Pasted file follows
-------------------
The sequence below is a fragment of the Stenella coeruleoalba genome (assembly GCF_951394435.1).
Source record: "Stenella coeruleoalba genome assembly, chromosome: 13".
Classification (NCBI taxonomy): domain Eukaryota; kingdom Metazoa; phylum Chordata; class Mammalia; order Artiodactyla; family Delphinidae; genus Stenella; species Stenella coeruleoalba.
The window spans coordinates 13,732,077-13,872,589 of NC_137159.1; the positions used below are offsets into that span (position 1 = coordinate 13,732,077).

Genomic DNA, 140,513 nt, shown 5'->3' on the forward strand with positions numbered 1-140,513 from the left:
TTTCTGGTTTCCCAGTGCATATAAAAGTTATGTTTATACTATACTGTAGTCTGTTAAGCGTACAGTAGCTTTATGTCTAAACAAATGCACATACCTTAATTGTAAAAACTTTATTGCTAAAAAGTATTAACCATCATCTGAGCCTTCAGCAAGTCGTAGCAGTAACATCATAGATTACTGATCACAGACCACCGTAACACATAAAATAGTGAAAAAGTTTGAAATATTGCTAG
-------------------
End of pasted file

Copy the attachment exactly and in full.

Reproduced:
The sequence below is a fragment of the Stenella coeruleoalba genome (assembly GCF_951394435.1).
Source record: "Stenella coeruleoalba genome assembly, chromosome: 13".
Classification (NCBI taxonomy): domain Eukaryota; kingdom Metazoa; phylum Chordata; class Mammalia; order Artiodactyla; family Delphinidae; genus Stenella; species Stenella coeruleoalba.
The window spans coordinates 13,732,077-13,872,589 of NC_137159.1; the positions used below are offsets into that span (position 1 = coordinate 13,732,077).

Genomic DNA, 140,513 nt, shown 5'->3' on the forward strand with positions numbered 1-140,513 from the left:
TTTCTGGTTTCCCAGTGCATATAAAAGTTATGTTTATACTATACTGTAGTCTGTTAAGCGTACAGTAGCTTTATGTCTAAACAAATGCACATACCTTAATTGTAAAAACTTTATTGCTAAAAAGTATTAACCATCATCTGAGCCTTCAGCAAGTCGTAGCAGTAACATCATAGATTACTGATCACAGACCACCGTAACACATAAAATAGTGAAAAAGTTTGAAATATTGCTAG